In this challenging book, the authors demonstrate that economists tend to misunderstand capital. Frank Knight was an exception, as he argued that because all resources are more or less durable and have uncertain future uses they can consequently be classed as capital. Thus, capital rather than labor is the real source of creativity, innovation, and accumulation. But capital is also a phenomenon in time and in space. Offering a new and path-breaking theory, they show how durable capital with large spatial domains — infrastructural capital such as institutions, public knowledge, and networks — can help explain the long-term development of cities and nations.
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New Horizons in Institutional and Evolutionary Economics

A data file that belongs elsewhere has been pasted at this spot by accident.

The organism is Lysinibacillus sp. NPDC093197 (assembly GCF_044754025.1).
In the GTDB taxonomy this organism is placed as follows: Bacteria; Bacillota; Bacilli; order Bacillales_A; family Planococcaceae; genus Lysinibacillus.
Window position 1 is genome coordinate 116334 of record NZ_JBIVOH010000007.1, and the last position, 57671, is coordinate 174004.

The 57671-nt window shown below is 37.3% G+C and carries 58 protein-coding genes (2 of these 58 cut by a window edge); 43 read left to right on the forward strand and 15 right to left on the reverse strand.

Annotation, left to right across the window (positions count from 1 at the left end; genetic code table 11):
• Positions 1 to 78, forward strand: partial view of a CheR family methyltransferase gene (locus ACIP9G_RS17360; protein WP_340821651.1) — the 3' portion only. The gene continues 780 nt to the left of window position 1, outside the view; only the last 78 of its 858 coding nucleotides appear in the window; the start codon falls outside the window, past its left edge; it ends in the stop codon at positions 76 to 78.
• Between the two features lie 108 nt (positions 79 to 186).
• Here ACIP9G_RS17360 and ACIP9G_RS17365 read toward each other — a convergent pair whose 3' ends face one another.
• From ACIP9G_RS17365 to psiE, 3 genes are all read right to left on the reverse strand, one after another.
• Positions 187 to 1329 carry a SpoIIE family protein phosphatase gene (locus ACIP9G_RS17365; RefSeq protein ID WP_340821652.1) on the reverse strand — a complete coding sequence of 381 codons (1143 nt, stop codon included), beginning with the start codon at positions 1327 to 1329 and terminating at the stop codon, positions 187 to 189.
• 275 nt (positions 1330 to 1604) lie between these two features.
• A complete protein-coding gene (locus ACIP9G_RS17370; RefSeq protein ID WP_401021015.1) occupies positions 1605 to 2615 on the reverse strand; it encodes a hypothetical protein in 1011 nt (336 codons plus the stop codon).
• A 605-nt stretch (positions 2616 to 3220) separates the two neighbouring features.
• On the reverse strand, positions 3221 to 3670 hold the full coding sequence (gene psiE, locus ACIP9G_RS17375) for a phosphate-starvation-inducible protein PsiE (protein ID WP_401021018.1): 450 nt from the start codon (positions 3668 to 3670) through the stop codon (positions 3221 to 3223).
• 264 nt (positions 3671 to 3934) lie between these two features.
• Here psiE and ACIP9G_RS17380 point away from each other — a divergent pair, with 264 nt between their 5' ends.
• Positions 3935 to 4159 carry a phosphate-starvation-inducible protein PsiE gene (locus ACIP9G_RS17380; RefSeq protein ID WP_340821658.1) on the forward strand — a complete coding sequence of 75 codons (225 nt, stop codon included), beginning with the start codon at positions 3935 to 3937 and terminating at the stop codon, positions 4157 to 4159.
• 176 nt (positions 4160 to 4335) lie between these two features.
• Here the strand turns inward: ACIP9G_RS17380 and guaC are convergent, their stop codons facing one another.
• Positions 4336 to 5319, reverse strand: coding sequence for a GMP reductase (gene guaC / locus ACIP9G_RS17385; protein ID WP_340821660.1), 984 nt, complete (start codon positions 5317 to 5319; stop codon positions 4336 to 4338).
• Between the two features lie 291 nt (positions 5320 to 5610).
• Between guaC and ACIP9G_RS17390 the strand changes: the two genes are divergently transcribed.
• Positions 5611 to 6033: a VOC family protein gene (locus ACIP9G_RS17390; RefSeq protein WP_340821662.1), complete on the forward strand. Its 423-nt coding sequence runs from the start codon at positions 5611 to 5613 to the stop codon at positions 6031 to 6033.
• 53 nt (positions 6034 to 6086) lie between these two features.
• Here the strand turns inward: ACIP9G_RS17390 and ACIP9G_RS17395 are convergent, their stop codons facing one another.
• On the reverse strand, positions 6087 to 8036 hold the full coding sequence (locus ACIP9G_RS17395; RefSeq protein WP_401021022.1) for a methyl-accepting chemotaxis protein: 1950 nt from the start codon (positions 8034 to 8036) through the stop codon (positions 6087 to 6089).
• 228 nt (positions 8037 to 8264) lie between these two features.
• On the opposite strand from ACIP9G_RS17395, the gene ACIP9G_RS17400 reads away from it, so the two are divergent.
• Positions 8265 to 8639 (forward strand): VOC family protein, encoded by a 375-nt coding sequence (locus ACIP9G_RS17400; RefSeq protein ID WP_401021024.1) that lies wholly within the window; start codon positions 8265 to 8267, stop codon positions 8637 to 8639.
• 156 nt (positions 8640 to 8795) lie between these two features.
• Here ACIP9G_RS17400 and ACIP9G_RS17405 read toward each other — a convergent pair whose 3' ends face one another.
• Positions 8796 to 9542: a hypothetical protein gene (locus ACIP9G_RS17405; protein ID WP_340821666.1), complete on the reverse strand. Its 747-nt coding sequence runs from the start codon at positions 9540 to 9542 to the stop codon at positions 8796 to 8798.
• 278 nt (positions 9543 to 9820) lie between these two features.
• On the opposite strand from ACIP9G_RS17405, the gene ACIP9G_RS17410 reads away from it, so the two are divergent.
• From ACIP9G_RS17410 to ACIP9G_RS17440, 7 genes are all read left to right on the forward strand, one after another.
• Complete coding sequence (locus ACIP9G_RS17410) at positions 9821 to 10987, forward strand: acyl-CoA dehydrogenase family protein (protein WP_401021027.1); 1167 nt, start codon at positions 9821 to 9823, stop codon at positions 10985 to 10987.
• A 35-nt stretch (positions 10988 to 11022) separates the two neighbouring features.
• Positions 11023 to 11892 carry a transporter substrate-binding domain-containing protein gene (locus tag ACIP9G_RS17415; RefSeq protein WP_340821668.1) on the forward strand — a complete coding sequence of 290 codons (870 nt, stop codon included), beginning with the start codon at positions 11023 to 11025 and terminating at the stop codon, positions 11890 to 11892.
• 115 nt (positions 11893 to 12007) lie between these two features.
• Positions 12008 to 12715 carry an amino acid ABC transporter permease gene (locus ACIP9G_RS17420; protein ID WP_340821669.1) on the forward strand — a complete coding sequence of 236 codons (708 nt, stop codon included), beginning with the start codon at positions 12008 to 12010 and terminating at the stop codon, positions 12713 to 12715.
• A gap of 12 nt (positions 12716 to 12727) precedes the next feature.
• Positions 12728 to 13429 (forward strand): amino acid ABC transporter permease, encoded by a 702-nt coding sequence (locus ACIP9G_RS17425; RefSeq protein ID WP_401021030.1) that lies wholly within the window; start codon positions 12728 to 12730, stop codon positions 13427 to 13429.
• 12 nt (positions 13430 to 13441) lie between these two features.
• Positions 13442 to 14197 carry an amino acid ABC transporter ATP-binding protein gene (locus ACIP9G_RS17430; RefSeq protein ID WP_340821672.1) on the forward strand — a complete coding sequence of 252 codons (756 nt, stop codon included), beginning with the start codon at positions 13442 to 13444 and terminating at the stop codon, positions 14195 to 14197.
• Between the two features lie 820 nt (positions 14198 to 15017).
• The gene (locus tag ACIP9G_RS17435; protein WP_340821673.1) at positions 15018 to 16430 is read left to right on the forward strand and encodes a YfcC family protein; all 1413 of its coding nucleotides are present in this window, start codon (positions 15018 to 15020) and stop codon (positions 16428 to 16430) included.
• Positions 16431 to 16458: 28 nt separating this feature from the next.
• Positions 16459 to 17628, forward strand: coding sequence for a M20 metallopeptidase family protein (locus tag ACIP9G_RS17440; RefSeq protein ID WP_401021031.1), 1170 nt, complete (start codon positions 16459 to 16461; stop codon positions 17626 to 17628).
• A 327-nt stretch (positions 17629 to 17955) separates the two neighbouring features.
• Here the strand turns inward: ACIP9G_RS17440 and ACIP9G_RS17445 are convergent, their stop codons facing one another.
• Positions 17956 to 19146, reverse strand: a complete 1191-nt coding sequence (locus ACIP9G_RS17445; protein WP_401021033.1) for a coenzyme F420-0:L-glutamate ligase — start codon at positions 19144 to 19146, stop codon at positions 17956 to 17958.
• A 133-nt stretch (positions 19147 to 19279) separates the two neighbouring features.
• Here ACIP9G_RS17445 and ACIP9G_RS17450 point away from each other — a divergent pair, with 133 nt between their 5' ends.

Åke E. Andersson and David Emanuel Andersson
Property Rights, Entrepreneurship and Transaction Costs
Edited by David Emanuel Andersson and Stefano Moroni
Through comprehensive case studies of privately planned cities and neighbourhood in Asia, Europe and North America, this book characterizes the theoretical basis and empirical manifestations of private urban planning. In this innovative volume, Andersson and Moroni develop an understudied aspect of urban planning and re-evaluate conceptions of our urban future.